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The role of human resource management is to plan, develop, and administer policies and programmes designed to make expeditious use of an organization's human resources. It is that part of management which is concerned with the people at work and with their relationship within an enterprise. Its objectives are: (1) the effective utilization of human resources; (2) desirable working relationships among all members of the organization; and (3) maximum individual development. The major functional areas in human resource management are: (1) planning, (2) staffing, (3) employee development, and (4) employee maintenance. These four areas and their related functions share the common objective of an adequate number of competent employees with the skills, abilities, knowledge, and experience needed for further organizational goals. Although each human resource function can be assigned to one of the four areas of personnel responsibility, some functions serve a variety of purposes. For example, performance appraisal measures serve to stimulate and guide employee development as well as salary administration purposes. The compensation function facilitates retention of employees and also serves to attract potential employees to the organization. A brief description of usual human resource functions is given below:
Human Resource Planning:
In the human resource planning function, the number and type of employees needed to accomplish organizational goals are determined. Research is an important part of this function because planning requires the collection and analysis of information in order to forecast human resources supplies and to predict future human resources needs. The basic human resource planning strategy is staffing and employee development.
Job analysis is the process of describing the nature of a job and specifying the human requirements, such as skills, and experience needed to perform it. The end product of the job analysis process is the job description. A job description spells out work duties and activities of employees. Job descriptions are a vital source of information to employees, managers, and personnel people because job content has a great influence on personnel programmers' and practices.
Staffing emphasizes the recruitment and selection of the human resources for an organization. Human resources planning and recruiting precede the actual selection of people for positions in an organization. Recruiting is the personnel function that attracts qualified applicants to fill job vacancies. In the selection function, the most qualified applicants are selected for hiring from among those attracted to the organization by the recruiting function. On selection, human resource functionaries are involved in developing and administering methods that enable managers to decide which applicants to select and which to reject for the given jobs.
Orientation is the first steps toward helping a new employee adjust himself to the new job and the employer. It is a method to acquaint new employees with particular aspects of their new job, including pay and benefit programmers', working hours, and company rules and expectations.
Training and Development:
The training and development function gives employees the skills and knowledge to perform their jobs effectively. In addition to providing training for new or inexperienced employees, organizations often provide training programmes for experienced employees whose jobs are undergoing change. Large organizations often have development programmes which prepare employees for higher level responsibilities within the organization. Training and development programmes provide useful means of assuring that employees are capable of performing their jobs at acceptable levels.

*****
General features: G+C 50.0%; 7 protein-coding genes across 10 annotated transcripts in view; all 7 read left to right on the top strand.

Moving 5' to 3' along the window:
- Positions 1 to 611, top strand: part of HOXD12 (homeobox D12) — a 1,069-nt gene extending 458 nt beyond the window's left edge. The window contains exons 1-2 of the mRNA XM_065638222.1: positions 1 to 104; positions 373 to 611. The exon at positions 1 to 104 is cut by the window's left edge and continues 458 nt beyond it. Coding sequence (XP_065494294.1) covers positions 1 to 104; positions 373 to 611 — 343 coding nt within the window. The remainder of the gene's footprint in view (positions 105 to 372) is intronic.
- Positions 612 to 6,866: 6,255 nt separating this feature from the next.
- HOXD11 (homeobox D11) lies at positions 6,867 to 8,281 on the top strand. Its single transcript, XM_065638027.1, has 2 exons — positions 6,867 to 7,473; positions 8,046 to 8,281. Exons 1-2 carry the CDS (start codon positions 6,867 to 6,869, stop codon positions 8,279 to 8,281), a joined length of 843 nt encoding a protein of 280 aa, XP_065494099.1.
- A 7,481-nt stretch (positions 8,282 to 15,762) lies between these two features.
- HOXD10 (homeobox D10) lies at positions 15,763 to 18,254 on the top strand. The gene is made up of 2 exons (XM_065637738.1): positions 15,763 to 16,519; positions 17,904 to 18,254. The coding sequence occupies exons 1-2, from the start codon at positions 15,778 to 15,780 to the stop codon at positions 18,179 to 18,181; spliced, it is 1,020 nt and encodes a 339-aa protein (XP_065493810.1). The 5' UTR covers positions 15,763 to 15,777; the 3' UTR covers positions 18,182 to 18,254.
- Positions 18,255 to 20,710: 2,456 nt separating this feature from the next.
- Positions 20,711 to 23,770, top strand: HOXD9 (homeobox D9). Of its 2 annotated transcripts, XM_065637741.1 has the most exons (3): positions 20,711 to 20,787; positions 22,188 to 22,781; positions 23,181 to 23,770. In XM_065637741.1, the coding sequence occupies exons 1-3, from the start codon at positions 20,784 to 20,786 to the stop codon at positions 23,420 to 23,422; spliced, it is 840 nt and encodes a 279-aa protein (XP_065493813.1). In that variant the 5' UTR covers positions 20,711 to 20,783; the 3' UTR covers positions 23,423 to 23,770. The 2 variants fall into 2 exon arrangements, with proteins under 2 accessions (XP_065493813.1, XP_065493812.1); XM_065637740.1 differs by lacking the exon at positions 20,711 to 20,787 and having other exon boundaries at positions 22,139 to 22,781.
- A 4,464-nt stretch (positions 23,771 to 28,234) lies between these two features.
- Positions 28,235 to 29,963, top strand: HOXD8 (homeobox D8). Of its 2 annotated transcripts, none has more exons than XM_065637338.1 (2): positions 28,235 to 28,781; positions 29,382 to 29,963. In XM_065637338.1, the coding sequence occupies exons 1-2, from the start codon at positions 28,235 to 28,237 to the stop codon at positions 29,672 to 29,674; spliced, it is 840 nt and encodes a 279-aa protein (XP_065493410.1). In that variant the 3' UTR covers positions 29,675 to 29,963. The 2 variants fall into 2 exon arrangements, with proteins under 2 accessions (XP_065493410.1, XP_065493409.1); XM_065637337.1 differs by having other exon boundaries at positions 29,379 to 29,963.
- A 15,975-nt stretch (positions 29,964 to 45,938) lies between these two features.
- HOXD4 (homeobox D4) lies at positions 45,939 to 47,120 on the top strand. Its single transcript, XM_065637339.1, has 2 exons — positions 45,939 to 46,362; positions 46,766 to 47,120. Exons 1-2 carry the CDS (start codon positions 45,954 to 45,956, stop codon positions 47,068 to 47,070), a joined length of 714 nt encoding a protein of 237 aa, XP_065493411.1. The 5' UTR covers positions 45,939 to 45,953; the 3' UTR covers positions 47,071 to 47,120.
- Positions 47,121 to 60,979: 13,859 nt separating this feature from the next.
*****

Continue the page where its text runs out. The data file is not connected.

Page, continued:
Advantages of training
(I) Self-confidence. Training helps to improve the self-confidence of an employee. It enables him to approach and perform his job with enthusiasm.
(ii) Higher Earnings. Trained employees can perform better and thereby by earning more employees become more efficient.
(iii) Safety. Training helps an employee to use various safety devices. He can handle the machines safely and becomes less prone to accidents which can save organizations from legal actions.
(iv) Adaptability. Training enables an employee to adapt to changes in work procedures and methods.
(v) Promotion. Through training, employee can develop himself and earn quick promotions.
(vi) New Skills. Training develops new knowledge and skills among employees. The new skills are a valuable asset of an employee and remain permanently with him.
This function monitors employee performance to ensure that it is at acceptable levels. Human resource professionals are usually responsible for developing and administering performance appraisal systems, although the actual appraisal of employee performance is the responsibility of supervisors and managers. Besides providing a basis for pay, promotion, and disciplinary action, performance appraisal information is essential for employee development since knowledge of results (feedback) is necessary to motivate and guide performance improvements.
Advantages of performance appraisal
It offers a rare change for a supervisor and subordinate to have "time out" for a one-on one discussion of important work issues that might not otherwise be addressed. Almost universally, where performance appraisal is conducted properly, both supervisors and subordinates have reported the experience as beneficial and positive. Appraisal offers a valuable opportunity to focus on work activities and goals, to identify and correct existing problems, and to encourage better future performance. Thus the performance of the whole organization is enhanced. For many employees, an "official" appraisal interview may be the only time they get to have exclusive, uninterrupted access to their supervisor.
Career planning has developed partly as a result of the desire of many employees to grow in their jobs and to advance in their career. Career planning activities include assessing an individual employee's potential for growth and advancement in the organisation